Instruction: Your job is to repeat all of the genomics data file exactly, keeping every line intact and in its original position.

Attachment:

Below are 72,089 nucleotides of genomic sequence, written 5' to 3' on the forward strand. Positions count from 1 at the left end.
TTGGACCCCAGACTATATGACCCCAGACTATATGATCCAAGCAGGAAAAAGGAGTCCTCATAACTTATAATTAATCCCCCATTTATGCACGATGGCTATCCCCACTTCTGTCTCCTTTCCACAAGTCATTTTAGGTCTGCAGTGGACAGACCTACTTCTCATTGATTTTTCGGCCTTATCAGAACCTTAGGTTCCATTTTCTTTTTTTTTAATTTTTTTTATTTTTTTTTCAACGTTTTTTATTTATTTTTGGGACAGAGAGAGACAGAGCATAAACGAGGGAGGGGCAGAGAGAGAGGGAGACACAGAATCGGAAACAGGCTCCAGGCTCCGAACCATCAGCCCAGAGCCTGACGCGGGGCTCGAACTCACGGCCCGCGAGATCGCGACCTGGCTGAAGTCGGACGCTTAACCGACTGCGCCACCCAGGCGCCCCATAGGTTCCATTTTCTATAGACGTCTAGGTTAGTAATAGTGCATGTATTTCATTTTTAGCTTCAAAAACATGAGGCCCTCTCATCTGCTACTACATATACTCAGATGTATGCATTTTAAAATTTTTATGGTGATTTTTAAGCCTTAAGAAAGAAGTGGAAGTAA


Below are 72,089 nucleotides of genomic sequence, written 5' to 3' on the forward strand. Positions count from 1 at the left end.
TTGGACCCCAGACTATATGACCCCAGACTATATGATCCAAGCAGGAAAAAGGAGTCCTCATAACTTATAATTAATCCCCCATTTATGCACGATGGCTATCCCCACTTCTGTCTCCTTTCCACAAGTCATTTTAGGTCTGCAGTGGACAGACCTACTTCTCATTGATTTTTCGGCCTTATCAGAACCTTAGGTTCCATTTTCTTTTTTTTTAATTTTTTTTATTTTTTTTTCAACGTTTTTTATTTATTTTTGGGACAGAGAGAGACAGAGCATAAACGAGGGAGGGGCAGAGAGAGAGGGAGACACAGAATCGGAAACAGGCTCCAGGCTCCGAACCATCAGCCCAGAGCCTGACGCGGGGCTCGAACTCACGGCCCGCGAGATCGCGACCTGGCTGAAGTCGGACGCTTAACCGACTGCGCCACCCAGGCGCCCCATAGGTTCCATTTTCTATAGACGTCTAGGTTAGTAATAGTGCATGTATTTCATTTTTAGCTTCAAAAACATGAGGCCCTCTCATCTGCTACTACATATACTCAGATGTATGCATTTTAAAATTTTTATGGTGATTTTTAAGCCTTAAGAAAGAAGTGGAAGTAA